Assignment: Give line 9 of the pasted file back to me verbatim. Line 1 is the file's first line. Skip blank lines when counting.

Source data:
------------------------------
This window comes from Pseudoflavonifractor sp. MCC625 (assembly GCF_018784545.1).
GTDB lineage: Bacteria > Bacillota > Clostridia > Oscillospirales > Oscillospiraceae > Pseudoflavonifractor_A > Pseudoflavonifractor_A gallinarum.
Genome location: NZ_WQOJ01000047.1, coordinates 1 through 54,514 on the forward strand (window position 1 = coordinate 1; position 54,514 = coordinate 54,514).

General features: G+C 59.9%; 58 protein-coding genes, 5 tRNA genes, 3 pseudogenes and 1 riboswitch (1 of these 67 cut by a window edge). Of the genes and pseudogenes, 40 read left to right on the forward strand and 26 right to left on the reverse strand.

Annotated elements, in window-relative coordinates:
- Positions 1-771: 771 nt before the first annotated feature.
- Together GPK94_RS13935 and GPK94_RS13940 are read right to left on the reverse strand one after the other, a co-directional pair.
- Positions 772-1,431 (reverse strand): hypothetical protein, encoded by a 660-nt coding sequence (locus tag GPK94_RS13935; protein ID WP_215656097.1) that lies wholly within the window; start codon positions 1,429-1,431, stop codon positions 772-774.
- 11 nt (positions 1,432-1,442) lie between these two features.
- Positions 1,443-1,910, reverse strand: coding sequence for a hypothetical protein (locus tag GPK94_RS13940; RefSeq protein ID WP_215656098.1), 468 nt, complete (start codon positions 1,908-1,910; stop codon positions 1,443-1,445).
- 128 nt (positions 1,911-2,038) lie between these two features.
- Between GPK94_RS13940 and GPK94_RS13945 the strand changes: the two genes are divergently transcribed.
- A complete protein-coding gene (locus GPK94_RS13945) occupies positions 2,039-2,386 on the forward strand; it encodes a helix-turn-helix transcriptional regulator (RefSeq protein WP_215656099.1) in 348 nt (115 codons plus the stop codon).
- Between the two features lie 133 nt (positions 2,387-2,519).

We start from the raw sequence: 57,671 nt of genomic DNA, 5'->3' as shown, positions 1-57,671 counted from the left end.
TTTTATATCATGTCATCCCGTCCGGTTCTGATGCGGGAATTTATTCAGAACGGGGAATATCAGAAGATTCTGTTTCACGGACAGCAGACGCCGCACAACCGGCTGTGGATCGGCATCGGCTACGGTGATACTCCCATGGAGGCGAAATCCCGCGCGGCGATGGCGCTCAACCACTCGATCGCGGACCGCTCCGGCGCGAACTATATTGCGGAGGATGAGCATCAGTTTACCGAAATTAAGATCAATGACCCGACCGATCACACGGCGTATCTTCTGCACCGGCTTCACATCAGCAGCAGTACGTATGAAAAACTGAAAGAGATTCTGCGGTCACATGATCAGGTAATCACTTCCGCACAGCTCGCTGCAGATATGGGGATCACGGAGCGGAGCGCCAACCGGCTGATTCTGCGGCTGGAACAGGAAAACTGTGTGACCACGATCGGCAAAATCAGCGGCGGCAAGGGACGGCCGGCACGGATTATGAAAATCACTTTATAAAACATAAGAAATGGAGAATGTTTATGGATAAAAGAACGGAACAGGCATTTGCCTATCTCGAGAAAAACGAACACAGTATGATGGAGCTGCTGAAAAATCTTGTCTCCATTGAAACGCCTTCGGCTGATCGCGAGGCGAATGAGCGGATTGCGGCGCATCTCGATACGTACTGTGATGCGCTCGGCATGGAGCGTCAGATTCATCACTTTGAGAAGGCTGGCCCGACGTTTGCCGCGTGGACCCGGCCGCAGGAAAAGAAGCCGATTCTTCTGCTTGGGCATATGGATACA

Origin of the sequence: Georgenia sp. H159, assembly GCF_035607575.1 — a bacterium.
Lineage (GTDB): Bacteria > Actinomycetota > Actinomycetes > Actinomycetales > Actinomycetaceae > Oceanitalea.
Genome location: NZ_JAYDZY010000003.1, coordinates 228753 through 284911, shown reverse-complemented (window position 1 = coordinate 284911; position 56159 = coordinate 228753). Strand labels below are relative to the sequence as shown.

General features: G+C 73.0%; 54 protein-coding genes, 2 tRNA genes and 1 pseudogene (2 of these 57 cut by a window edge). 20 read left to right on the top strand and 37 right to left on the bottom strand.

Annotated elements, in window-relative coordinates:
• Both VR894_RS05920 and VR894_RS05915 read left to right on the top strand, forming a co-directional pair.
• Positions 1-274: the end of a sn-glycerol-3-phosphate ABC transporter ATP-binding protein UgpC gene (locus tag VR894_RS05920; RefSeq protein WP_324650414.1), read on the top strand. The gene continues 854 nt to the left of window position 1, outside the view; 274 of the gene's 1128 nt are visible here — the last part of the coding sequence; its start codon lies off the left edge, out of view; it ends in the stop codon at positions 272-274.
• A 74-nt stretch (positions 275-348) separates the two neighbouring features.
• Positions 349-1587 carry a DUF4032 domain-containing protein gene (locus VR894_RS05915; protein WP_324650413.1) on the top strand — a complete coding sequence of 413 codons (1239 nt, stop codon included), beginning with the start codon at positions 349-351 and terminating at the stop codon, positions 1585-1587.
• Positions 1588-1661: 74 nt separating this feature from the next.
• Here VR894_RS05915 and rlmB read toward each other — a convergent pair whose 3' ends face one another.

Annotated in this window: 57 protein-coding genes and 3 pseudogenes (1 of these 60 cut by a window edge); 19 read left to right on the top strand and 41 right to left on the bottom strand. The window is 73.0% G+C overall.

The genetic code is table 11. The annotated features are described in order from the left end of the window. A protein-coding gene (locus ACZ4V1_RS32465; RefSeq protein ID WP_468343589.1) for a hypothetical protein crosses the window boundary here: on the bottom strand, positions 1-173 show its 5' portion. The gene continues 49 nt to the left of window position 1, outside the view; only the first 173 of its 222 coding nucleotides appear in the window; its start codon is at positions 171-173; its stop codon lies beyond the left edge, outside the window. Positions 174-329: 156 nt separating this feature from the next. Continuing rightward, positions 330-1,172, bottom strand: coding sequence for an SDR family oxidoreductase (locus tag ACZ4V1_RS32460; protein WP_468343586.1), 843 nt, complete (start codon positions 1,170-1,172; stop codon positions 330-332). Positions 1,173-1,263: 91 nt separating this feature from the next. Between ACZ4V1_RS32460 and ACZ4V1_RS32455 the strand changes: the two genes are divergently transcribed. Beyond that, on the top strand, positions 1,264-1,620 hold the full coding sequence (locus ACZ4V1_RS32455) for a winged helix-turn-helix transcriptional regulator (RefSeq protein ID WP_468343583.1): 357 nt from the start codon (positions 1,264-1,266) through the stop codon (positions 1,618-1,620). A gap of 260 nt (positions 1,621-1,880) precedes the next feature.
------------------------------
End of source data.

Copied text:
- 11 nt (positions 1,432-1,442) lie between these two features.